As in Young, claimant in the instant case was unaware of the tumors or masses in his lungs prior to January of 2003 when he was advised of his condition. Accordingly, he could not have contemplated further treatment for the lung condition prior to January of 2003. The continuous treatment doctrine thus does not apply and the filing and service of the Byczeks' claim on February 27 and 28, 2003, respectively, were untimely pursuant to §10.3 of the Court of Claims Act.

"It is well established that compliance with sections 10 and 11 of the Court of Claims Act pertaining to the timeliness of filing and service requirements respecting claims and notices of intention to file claims constitutes a jurisdictional prerequisite to the institution and maintenance of a claim against the State, and accordingly, must be strictly construed . . ." Byrne v State of New York, 104 AD2d 782, 783, 480 NYS2d 225, 227 (2d Dept 1984), lv denied, 64 NY2d 607, 488 NYS2d 1023 (1985) (citations omitted). See also Mallory v State of New York, 196 AD2d 925, 601 NYS2d 972 (3d Dept 1993). In short, this Court lacks jurisdiction over claim no. 107390.
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With respect to claimants' request that the Court permit the nunc pro tunc filing of their claim, this relief is not available to cure the jurisdictional defect caused by the failure to timely file the claim. See, e.g., Byrne v State of New York, supra.

It should be noted that §10.6 of the Court of Claims Act provides that in the case where a claim is not timely filed and served, the Court may permit the filing and service of a late claim under certain circumstances. Section 10.6 enumerates six factors to be considered and requires that an application thereunder be made upon motion. In the instant case, while the DeSorbo Aff. makes reference to a "late notice of claim," claimants' notice of motion contains no application for permission to file a late claim. If claimants choose to make such a motion, §10.6 requires that it be made before the statute of limitations on the alleged April 2002 malpractice has run.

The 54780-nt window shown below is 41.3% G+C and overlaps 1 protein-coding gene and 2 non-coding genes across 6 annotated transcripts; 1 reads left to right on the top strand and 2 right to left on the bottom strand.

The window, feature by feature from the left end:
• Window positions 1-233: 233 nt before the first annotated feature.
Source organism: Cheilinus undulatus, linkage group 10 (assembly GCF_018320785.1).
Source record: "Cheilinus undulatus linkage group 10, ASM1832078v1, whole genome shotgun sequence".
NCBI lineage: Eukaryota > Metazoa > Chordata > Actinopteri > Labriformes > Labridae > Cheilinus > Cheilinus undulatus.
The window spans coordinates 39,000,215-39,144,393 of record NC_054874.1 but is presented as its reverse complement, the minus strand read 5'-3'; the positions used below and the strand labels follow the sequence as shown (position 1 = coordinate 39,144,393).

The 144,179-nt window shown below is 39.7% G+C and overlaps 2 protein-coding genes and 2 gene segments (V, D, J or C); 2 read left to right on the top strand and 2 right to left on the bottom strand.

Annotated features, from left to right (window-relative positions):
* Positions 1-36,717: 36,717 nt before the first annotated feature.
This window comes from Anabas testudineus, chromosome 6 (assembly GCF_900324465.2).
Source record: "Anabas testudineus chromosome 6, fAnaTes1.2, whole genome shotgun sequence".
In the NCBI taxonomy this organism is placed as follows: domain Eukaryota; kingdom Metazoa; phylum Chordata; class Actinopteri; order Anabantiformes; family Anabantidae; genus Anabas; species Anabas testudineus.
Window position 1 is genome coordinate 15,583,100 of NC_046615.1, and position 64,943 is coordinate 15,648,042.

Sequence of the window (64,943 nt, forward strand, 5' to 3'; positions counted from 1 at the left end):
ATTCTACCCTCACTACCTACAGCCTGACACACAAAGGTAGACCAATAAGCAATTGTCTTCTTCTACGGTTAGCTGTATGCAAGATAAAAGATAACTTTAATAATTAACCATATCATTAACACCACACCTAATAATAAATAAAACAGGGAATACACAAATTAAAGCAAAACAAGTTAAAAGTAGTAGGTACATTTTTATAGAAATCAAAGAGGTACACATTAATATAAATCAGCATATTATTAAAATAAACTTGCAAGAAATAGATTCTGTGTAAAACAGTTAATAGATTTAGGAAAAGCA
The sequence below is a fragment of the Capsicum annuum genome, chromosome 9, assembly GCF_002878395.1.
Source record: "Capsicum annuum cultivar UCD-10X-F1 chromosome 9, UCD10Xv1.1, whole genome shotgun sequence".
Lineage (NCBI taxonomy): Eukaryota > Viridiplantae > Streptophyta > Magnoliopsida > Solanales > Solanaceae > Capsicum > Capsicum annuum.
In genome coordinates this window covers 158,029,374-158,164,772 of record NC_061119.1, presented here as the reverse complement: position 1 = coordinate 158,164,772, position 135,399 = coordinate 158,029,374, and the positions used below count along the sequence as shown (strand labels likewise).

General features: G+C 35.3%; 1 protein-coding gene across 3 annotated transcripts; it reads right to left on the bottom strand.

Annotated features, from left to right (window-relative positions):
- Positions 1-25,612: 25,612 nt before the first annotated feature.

Finally, with regard to medical records, claimants state that they are in possession of records going back to April 2002, but seek earlier records. Defendant states that "the Medical Records [D]epartment of Downstate Medical Center sent [claimants'] counsel an invoice for $810.38 to cover the cost of the requested records, but . . . no payment has been received. All of the requested Downstate records will be sent to claimant's counsel as soon as the payment for them is received." See ¶12 of the March 10, 2004 affirmation of Rachel Goldberg. Accordingly, such records are available for inclusion in claimants' motion papers should they seek to move for permission to file a late claim.

In view of the foregoing, having reviewed the parties' submissions[3], IT IS ORDERED that motion no. M-68010 be denied, that cross-motion no. CM-68174 be granted and that claim no. 107390 be dismissed.


June 28, 2004
New York, New York

HON. ALAN C. MARIN
Judge of the Court of Claims




  1. [1]As the claim of Camille Byczek is derivative of her husband's, references to claimant in the singular will be to Joseph Byczek.
  2. [2]According to Mr. DeSorbo, the facts contained in his affirmation were "compiled through conversations with the claimants and the limited medical records received." See ¶5 of the DeSorbo Aff.
  3. [3]The following were reviewed: claimants' notice of motion with affirmation in support and exhibits 1-3; defendant's notice of cross-motion with "Affirmation in Support of Cross-Motion and in Opposition to Claimants' Motion" and exhibits A and B; and claimants' "Affirmation in Opposition to Defendant's Motion and in Reply."